“I woke up this morning and cheered, ‘There’s miserable weather!’” Melancholica Festival organiser Pete Uhlenbruch said on Wednesday, August 21. If ever an event could improve with rain, it would be this warm-up for Reykjavík’s Melodica Festival celebrating sad songs and all things melancholy.
The damp audience nestled closely under the glowing filaments of vintage light bulbs inside Bravó among the somber daguerreotypes hanging on the walls. Bundled passersby peered in the windows at the cosy scene as eleven performers shared their saddest original song and a cover of their favourite melancholy tune.
While ‘sad’ and ‘melancholy’ are often cited as synonyms, ‘melancholia’ connotes a particular kind of pleasurable and indulgent sadness. Because who doesn’t love to wallow? The group of performers as a whole successfully conveyed sadness in all its complexity, though some attempts to move the audience proved more colicky than melancholy.
At the heart of any sad song are delicate but resonant tones. Lucy Hall’s tender vocals revealed an organic sorrow stemming from a recent heartbreak. Relationship trauma was clearly a blessing in disguise for many of the night’s musicians who cited it as their main inspiration/frustration.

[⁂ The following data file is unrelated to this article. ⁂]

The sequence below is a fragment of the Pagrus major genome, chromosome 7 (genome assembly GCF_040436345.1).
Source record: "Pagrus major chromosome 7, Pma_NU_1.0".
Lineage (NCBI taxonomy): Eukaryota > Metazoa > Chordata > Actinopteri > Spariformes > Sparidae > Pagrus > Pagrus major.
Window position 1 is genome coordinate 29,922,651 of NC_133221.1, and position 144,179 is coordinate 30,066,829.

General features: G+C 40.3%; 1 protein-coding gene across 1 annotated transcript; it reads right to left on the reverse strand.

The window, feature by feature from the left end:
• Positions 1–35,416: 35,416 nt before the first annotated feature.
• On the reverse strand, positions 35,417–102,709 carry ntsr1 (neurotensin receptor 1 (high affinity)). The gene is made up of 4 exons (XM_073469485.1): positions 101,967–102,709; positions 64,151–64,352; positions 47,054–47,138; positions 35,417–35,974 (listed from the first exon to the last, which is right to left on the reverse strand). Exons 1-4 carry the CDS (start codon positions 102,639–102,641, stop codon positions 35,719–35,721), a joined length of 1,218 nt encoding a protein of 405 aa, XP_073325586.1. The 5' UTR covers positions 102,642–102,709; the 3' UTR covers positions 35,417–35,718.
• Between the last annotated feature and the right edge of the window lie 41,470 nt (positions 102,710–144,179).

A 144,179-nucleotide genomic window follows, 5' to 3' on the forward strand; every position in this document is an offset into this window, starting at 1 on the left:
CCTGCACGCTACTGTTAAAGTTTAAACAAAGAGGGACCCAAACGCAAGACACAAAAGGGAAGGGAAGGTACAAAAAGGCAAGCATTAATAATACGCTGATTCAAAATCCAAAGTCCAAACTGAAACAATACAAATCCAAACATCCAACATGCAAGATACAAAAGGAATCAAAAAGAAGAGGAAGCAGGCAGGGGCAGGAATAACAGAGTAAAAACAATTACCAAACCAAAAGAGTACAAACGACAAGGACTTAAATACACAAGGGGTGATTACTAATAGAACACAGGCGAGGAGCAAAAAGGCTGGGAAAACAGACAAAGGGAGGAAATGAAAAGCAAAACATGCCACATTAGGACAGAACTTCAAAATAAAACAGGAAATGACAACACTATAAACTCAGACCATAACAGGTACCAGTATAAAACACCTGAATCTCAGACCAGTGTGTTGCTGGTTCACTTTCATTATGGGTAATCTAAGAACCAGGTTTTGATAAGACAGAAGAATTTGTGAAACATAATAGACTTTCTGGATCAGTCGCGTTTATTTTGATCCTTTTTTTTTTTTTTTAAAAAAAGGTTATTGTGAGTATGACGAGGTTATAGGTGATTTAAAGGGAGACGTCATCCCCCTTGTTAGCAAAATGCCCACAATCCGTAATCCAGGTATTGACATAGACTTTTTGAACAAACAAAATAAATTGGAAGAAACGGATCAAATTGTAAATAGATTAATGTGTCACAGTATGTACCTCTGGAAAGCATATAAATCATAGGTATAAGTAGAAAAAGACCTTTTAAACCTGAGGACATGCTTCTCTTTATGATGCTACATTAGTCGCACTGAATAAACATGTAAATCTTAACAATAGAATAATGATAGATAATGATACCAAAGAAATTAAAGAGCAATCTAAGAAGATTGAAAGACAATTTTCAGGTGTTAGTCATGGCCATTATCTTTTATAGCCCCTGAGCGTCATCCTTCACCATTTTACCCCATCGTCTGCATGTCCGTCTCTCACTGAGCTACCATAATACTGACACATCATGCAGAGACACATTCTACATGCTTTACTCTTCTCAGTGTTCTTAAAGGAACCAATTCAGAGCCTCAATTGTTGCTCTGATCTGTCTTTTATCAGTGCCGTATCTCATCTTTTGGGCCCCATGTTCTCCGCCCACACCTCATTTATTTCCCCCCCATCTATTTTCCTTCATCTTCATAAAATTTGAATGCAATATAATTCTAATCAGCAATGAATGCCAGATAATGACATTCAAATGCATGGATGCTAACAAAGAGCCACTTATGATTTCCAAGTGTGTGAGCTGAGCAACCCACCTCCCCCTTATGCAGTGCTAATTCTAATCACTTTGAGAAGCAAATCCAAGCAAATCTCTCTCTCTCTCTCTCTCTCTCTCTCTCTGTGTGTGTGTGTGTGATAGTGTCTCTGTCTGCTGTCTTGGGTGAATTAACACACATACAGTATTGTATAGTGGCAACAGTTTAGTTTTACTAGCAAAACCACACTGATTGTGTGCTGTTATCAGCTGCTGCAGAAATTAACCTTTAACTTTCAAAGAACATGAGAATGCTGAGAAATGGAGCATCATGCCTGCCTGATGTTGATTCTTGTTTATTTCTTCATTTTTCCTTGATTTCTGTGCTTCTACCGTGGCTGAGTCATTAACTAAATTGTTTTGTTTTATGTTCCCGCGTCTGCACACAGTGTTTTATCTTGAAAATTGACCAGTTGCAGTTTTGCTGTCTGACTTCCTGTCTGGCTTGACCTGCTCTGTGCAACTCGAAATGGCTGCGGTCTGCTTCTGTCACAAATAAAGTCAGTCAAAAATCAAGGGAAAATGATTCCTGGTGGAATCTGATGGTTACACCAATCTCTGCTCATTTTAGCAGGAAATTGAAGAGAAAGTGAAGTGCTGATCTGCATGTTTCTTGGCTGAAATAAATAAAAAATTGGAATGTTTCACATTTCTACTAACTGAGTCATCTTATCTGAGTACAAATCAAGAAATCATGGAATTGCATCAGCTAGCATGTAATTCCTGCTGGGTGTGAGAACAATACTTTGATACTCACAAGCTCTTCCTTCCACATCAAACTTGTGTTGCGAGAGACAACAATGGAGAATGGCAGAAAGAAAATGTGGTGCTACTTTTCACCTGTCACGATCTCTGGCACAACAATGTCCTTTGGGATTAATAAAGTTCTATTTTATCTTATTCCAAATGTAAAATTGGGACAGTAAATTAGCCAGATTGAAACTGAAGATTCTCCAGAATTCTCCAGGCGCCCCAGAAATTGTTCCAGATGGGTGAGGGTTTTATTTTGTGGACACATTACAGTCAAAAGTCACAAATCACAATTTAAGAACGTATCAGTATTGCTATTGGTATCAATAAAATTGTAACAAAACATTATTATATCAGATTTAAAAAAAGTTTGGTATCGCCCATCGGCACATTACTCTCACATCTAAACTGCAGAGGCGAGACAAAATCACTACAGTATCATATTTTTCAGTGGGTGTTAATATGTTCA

Eyvindur Karlsson even joked that his newfound happiness has been bad for business. However, the musician’s back story is not as important as how the listener reads his or her own experience in the lyrics.
Which was evident in the unexpected covers presented by Joshua Teicher and PHIA of Mez Medallion. Their dejected interpretation of Destiny Child’s “Say My Name,” featured looped electric guitar and kalimba (an African thumb piano) paired with despondent vocals reflecting the agony of communication breakdowns.
Afterwards, PHIA masterfully transformed The Beatle’s upbeat “She Loves You” into a mournful ode by slowing it down and pairing it with simple chords on the electric guitar. The lyrics state, “with a love like that you know you should be glad,” but the echo of the affirmative “yeah, yeah, yeahs” revealed a deep insecurity, making this hollow happiness more tragic than any blatant sadness.
On the flip side, “sad songs can actually be very happy songs inside,” as HONIG from Germany said. And songs like Tryggvi Heiðar Gígjuson’s, written for his cousin who died young, offer the opportunity for healing. Eggert Einer Nielson shared a tender moment with the room when he sang a song for his mother who he had buried the day before, ending on the positive note, “You know I’ll be alright.”
Svavar Knútur represented Icelandic sadness with a rendition of “Nocturne from the Fjords,” written by one of Iceland’s first troubadours, Böðvar Guðmundsson. And although the lyrics were the only ones not sung in English, Svavar’s angelic voice conveyed the emotion clearly.
At the Melancholica Festival, Dutch, Australian, Slovakian, Austrian, German and Icelandic interpretations of sadness varied but the sentiments needed no translation. To see these melancholy musicians and 65 others explore a full range of emotions through music, stop by the Old Harbour and Café Rosenberg anytime after 15:00 this weekend for Reykjavík’s Melodica Festival.
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